Irony is clearly something that came easily to the nineteenth century chemist and industrialist Alfred Nobel who invented ‘superior blasting powder’ along with a safety fuse and detonator. He gave his name to the Nobel Dynamite Trust. The wartime history of this conglomerate shows that politicians were willing to avoid the letter of ‘Trading with the Enemy’ legislation and grant permissions and licences when it came to exchanges of wealth and influence.
The Nobel Dynamite Trust was created in 1886 in order to overcome fierce competition between dealers in dynamite, encouraged by Alfred Nobel who was a shareholder and adviser to fifteen companies. It was one of the world’s first multinational business ventures: a holding company comprised of three British and four German explosives companies. The largest, Nobel’s Explosives Company Ltd, with a head office at Nobel House, 195 West George Street, Glasgow, became a contractor to the British Government in 1907. The Trust loaned these companies capital to advance their businesses and distributed a percentage of the profits that such investments made back to the shareholders of the Trust.
The British and German companies sold explosives all over the world. This arrangement ensured that German shareholders profited from the death of German soldiers and British shareholders profited from the death of British troops for the first two years of the war, especially as share prices and dividends rose during the entire conflict.
The Board of Directors, with 14 members in all, had five individuals representing British companies and four representing German businesses. The remaining five were shareholders. The Trading with the Enemy Act of September 1914 caused some problems for the Trust. This piece of legislation, passed through the British Parliament, made it illegal for any citizen of the Empire to conduct business with anyone of an ‘enemy character.’ However, this law, although clear in its aims, did not cause as much trouble for the Trust as one might suppose.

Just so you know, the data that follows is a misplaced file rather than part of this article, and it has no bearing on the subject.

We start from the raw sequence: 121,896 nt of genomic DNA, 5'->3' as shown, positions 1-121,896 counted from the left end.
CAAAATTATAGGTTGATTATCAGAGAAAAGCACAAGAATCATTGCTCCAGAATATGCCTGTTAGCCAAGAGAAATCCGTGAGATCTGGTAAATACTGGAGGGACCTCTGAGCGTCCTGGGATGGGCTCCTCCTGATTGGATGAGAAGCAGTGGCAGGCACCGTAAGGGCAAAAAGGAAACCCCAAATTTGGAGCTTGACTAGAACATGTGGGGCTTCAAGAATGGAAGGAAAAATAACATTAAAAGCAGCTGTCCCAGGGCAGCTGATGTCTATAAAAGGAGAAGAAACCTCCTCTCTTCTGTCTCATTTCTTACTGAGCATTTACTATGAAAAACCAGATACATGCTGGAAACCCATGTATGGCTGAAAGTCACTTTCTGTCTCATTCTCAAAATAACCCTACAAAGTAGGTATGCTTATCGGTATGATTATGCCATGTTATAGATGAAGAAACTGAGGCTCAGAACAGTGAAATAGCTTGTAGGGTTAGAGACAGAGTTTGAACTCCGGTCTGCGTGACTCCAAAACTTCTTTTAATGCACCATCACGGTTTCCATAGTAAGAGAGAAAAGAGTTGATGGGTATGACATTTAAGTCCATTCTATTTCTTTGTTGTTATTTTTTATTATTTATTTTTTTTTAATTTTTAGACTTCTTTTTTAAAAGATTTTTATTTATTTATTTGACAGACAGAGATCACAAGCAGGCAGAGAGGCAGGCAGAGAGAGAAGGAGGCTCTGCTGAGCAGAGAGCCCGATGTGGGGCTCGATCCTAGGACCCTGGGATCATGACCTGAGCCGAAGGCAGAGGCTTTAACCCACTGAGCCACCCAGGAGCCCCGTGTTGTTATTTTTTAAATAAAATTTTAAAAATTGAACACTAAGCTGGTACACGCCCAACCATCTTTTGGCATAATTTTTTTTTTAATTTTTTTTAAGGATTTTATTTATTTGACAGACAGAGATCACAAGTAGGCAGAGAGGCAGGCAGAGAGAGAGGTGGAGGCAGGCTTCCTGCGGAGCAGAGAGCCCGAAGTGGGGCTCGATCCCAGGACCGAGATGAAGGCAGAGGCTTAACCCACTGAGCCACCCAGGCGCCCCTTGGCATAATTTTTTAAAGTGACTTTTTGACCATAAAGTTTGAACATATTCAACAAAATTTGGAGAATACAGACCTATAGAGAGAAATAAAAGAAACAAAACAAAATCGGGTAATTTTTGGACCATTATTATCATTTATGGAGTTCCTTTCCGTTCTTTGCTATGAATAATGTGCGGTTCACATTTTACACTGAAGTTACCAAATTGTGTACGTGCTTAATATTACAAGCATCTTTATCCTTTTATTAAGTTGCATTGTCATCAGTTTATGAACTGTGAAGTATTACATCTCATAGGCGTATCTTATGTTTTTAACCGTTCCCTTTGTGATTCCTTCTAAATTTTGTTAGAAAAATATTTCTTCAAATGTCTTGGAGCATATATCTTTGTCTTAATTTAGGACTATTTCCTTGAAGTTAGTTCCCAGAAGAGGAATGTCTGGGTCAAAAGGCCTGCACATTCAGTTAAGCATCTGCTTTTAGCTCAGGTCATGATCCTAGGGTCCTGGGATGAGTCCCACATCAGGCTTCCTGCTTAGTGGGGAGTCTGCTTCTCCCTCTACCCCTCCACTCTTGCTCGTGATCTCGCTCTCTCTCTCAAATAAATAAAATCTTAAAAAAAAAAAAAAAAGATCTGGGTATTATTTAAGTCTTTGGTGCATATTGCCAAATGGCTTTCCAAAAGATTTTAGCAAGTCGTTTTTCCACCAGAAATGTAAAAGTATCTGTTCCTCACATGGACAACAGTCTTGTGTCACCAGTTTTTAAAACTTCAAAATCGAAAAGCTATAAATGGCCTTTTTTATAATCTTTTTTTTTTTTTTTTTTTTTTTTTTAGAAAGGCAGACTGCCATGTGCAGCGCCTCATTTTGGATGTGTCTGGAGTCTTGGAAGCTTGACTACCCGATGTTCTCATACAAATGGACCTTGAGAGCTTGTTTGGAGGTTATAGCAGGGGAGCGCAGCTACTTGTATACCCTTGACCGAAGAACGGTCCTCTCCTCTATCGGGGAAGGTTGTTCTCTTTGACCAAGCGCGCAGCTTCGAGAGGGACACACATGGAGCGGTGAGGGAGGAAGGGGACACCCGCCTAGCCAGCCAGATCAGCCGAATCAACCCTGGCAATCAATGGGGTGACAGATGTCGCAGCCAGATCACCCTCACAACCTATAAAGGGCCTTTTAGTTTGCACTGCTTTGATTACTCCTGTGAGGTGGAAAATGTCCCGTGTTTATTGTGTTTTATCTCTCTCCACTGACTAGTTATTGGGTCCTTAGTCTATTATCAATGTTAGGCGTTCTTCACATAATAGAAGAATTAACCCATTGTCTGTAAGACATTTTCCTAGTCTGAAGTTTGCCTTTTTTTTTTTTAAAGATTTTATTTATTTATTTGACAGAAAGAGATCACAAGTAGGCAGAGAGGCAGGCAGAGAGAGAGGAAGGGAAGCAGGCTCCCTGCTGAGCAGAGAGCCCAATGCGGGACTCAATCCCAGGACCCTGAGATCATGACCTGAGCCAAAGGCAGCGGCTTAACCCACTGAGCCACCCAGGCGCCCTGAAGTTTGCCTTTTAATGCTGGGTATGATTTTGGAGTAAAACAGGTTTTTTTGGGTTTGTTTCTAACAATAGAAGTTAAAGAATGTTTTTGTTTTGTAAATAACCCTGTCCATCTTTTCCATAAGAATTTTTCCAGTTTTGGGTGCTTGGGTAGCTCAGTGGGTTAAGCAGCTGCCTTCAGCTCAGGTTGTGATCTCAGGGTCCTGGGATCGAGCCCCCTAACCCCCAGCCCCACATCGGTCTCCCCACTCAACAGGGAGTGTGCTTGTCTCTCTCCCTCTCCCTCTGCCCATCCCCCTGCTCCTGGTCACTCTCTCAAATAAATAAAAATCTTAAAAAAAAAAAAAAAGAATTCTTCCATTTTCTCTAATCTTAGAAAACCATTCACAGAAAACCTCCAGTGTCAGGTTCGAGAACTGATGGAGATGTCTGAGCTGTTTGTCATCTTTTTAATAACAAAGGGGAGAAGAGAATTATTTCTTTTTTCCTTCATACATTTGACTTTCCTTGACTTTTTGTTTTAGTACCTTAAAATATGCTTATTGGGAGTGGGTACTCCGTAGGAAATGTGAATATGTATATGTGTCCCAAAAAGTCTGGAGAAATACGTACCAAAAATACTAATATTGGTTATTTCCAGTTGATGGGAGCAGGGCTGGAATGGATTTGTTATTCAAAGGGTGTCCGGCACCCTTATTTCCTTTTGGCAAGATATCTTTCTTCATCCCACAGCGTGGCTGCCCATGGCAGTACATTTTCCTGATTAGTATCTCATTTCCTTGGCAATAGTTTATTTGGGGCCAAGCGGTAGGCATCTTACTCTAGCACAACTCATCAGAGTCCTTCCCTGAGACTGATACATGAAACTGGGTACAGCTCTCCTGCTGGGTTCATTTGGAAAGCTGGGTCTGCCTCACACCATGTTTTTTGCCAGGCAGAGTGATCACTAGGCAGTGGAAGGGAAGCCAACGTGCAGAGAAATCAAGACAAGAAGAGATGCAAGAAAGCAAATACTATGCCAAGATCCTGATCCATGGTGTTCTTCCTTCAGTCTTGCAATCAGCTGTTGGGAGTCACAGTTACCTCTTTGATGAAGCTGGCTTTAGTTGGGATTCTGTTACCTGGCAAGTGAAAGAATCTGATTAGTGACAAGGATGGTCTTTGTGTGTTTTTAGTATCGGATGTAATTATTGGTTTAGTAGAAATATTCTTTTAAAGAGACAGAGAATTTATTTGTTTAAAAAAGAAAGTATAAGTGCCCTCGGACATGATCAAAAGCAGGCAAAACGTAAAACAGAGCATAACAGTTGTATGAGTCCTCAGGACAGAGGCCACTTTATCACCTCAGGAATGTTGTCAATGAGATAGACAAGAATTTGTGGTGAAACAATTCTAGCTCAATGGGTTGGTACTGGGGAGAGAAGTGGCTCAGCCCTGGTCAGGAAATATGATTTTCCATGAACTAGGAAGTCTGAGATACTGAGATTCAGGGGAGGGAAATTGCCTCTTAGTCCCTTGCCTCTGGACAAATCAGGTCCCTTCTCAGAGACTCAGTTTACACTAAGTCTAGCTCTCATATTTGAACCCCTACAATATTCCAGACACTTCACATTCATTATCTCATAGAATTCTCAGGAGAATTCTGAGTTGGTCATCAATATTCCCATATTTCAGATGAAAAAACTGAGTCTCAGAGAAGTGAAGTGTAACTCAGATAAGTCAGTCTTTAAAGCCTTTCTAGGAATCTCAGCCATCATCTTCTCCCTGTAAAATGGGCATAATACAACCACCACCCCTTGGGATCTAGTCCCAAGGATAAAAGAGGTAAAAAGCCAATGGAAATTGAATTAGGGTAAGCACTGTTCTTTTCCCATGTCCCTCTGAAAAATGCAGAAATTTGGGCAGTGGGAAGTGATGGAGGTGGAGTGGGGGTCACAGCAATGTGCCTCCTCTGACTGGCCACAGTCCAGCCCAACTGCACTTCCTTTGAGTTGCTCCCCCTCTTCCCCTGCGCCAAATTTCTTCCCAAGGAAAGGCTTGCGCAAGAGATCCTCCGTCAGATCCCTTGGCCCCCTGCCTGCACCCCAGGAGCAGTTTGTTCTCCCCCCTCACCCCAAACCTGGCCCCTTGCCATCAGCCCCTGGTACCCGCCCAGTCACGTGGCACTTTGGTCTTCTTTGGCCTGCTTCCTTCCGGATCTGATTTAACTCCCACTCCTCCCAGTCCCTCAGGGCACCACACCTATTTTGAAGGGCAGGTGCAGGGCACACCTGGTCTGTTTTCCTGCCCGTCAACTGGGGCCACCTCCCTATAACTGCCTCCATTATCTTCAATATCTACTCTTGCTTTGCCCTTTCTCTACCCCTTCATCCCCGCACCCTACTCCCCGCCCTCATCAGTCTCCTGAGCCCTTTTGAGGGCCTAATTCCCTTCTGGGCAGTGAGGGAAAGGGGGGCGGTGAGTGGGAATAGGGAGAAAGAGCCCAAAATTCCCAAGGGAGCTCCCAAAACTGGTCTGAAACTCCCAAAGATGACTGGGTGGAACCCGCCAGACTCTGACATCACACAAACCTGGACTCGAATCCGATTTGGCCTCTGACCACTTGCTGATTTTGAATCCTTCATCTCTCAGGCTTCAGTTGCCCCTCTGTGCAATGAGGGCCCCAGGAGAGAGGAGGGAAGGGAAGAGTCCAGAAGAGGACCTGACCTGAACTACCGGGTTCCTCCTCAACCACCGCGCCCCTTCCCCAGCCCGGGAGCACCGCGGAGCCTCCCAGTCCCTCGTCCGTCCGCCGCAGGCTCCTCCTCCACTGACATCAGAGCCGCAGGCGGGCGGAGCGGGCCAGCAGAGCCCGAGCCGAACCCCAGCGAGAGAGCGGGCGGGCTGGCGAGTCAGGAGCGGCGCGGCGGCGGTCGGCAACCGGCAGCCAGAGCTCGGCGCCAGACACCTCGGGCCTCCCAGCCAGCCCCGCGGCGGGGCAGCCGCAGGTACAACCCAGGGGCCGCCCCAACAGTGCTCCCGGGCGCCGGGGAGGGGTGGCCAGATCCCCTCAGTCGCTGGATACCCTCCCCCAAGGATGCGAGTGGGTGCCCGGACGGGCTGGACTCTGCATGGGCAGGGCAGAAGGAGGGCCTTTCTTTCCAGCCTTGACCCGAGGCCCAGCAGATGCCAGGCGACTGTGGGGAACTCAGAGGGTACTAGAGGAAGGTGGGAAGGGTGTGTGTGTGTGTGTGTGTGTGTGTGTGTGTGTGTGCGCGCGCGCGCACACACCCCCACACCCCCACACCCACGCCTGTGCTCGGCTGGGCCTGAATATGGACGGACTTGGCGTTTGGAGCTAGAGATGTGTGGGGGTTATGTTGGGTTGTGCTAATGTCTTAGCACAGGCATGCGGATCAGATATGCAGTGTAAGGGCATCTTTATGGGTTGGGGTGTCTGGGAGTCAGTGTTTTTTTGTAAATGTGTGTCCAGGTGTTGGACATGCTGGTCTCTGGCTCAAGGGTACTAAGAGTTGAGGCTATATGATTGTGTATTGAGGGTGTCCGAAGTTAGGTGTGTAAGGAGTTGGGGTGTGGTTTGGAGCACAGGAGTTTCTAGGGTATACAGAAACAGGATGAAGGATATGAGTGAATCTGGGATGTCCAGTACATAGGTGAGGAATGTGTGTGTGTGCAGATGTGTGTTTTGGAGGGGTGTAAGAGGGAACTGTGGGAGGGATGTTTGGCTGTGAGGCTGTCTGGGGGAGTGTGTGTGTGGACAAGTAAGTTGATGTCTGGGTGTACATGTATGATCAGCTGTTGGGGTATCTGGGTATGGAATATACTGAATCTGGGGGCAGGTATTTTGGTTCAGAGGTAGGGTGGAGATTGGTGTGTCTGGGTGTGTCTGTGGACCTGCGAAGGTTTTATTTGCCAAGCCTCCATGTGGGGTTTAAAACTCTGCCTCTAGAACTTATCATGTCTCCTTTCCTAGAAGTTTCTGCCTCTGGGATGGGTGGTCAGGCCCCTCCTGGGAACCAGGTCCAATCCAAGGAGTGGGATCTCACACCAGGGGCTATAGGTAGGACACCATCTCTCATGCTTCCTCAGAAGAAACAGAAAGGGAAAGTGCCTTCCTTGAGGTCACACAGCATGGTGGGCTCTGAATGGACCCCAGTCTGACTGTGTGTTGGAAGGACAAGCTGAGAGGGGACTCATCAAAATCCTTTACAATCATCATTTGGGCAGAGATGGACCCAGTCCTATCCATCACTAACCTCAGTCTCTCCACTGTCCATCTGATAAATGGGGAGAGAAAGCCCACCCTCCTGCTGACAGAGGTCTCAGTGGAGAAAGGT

The separation of the British and German interests within the Trust took a long time to actually come about. Although the German members of the board resigned from the Trust in September 1914 (creating one British and one German trust) financial wrangling about exchanging shares and final settlements prolonged the company’s activity for another 22 months.
A memorandum written by British representatives of the Trust to the Secretary of State on 13th May 1915 shows the Government was aware that British shareholders were profiting from British deaths. The Trust’s correspondent realised that ‘patriotic’ business men benefitting from the slaughter of their countrymen could become a public relations disaster. ‘Good businessmen are doubtless much alarmed as to what might be said if the public realised that this was the state of affairs,’ he continued.
The process of winding up the Trust’s affairs was headed by the Undersecretary of State for the Home Office and was mediated by Dutch, Norwegian and British legal firms. The negotiations were rather intense as both sides were afraid of their national governments’ interference. A number of companies and countries were named in the exchange correspondence, as the two sides were intertwined in deals worth millions of pounds sterling. Problems arose when the British shareholders realised that they might lose control of a North American company engaged in important government contracts – Canadian Explosives Ltd. The British owned 30 percent but they had to buy out the Germans who owned 20 percent. The Trust’s North American ‘friends’ paid the British debt to the Germans and the North American friends were to be reimbursed at the end of the war.
The two sides debated the exchange of ‘cash’ (as opposed to bank securities) and the question of interest. There is evidence that the British and the German chairmen of the two Trusts were communicating directly in 1915 and were discussing the possibility of a direct meeting ‘licensed’ by the government in a neutral country. It appears that the actual share certificates were exchanged physically as part of the deal. Meanwhile, peace activists such as Sylvia Pankhurst and other would be delegates of the Women’s Peace Congress at The Hague were prevented from travelling. All (official and confirmed) financial differences in the exchange of shares were to be settled after the war, with interest from the start of the war.